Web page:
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How To Get Colours Working For Your Data

link to original storyFeb 27, 2017
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Just like all other situations where choosing colours, aesthetic factor is important. However, as colour has clear roles to play when they are painted to data, I would argue that functional factor comes as priority. In data display, because what it encodes is data, use of colours need to be done with care. Without great care, you could end up with creating charts that confuse or even mislead readers. It also means that deliberate choice of colour can effectively strengthen the message that you’re trying to convey through your visualisation. Good understanding of its functions and basic rules attached is necessary to use colours to effectively communicate with data. This post discusses 4 key functions and associated rules.

1. Colours set the context for primary information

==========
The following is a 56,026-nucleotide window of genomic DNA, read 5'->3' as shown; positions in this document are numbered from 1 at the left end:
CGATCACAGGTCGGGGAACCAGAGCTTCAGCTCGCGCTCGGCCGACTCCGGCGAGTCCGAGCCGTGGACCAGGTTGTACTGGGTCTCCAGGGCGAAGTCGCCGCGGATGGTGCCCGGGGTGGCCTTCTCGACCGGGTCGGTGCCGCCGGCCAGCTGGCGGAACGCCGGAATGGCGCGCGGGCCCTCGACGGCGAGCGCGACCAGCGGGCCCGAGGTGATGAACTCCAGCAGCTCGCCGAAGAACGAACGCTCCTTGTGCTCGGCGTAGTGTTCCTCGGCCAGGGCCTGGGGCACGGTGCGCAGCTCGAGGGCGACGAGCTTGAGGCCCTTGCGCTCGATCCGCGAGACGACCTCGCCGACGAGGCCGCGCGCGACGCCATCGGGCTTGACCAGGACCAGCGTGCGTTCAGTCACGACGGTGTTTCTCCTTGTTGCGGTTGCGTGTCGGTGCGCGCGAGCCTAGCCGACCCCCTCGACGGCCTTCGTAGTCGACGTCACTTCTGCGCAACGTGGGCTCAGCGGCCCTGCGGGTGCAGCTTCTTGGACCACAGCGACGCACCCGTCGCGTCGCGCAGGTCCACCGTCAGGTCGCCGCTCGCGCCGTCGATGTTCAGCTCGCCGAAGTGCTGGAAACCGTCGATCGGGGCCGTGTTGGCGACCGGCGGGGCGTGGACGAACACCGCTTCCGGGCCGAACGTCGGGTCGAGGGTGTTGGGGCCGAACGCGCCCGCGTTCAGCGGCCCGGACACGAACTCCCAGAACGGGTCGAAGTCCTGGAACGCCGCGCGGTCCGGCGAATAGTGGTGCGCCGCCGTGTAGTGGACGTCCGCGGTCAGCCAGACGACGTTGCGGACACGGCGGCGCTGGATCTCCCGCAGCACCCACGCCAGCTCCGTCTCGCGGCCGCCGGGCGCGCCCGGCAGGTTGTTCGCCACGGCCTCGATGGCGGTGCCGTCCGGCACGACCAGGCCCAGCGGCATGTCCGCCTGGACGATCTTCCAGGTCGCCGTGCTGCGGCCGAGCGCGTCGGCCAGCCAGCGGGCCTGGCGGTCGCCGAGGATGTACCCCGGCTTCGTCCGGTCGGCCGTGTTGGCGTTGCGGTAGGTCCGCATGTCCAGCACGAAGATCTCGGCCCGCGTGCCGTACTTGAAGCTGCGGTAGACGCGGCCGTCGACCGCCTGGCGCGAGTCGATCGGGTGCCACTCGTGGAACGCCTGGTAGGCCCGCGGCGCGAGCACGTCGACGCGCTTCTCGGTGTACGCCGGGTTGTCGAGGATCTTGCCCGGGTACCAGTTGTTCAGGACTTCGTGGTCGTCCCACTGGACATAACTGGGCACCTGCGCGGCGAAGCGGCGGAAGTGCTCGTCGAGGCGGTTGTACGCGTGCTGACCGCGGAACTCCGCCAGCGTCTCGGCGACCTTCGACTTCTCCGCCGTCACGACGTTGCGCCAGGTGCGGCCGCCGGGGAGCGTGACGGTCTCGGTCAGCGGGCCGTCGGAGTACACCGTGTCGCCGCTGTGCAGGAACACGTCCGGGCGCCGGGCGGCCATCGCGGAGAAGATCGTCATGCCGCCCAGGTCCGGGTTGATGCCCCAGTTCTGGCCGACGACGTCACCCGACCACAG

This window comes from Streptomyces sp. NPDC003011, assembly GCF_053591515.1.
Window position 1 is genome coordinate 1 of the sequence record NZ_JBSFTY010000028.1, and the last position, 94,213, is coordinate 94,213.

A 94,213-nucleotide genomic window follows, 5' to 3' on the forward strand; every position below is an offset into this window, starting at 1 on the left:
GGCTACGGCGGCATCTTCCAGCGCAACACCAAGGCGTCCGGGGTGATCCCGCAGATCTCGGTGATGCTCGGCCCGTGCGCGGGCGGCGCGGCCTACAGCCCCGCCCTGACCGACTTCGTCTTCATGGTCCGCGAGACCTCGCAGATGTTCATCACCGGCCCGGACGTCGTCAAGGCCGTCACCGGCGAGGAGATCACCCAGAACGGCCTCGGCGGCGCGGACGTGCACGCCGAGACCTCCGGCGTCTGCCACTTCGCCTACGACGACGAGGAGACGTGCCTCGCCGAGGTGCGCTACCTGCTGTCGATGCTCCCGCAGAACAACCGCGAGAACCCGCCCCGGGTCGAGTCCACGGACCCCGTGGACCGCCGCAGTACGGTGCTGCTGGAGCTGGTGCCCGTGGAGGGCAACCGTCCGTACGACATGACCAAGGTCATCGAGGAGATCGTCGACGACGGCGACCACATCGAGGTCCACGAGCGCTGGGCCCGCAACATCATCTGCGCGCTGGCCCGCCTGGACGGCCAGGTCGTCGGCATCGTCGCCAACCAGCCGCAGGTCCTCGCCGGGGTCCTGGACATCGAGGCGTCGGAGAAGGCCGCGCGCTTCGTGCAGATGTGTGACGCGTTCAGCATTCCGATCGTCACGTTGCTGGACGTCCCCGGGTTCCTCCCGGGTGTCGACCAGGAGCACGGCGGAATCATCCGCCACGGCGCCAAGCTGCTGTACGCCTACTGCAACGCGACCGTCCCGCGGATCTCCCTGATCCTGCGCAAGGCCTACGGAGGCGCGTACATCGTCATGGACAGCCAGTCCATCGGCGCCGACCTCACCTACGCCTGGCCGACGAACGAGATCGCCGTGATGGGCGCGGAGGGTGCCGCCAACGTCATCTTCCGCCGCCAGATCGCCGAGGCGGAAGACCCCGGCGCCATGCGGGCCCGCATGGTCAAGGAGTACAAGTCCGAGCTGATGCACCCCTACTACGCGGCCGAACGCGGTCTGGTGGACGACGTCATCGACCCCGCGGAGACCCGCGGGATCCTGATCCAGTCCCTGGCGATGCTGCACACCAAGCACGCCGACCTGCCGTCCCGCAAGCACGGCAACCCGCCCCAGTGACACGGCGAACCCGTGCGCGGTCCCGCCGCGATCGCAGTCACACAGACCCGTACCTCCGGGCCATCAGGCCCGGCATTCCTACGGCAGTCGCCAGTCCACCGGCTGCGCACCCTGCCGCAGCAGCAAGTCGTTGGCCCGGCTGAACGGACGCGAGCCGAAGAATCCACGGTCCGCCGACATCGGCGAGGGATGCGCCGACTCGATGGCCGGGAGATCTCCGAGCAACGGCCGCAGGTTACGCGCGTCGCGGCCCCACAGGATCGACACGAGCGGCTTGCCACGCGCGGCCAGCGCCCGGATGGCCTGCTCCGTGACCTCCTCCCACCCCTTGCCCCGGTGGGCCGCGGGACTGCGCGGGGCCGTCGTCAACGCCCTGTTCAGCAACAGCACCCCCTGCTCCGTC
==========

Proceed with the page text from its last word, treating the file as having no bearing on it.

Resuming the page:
A piece of data visualisation consists of various visual elements which can be categorised into either of two kinds; data and non-data (or primary and secondary). Bars in the bar chart, lines in the line chart and dots in the scatter chart are data/ primary elements. Meanwhile, elements such as grids, labels, and axes are contextual elements that ‘set the stage’ for the data points — the main ‘actors’. In this sense the non-data elements are also called contextual elements. The best practise is to use unobtrusive yet still legible colours such as light grey for the non-data elements, to avoid distracting the focus from the data. As can be seen in Figure 1 below, ‘silencing’ the contextual elements makes the chart on the right much clearer.



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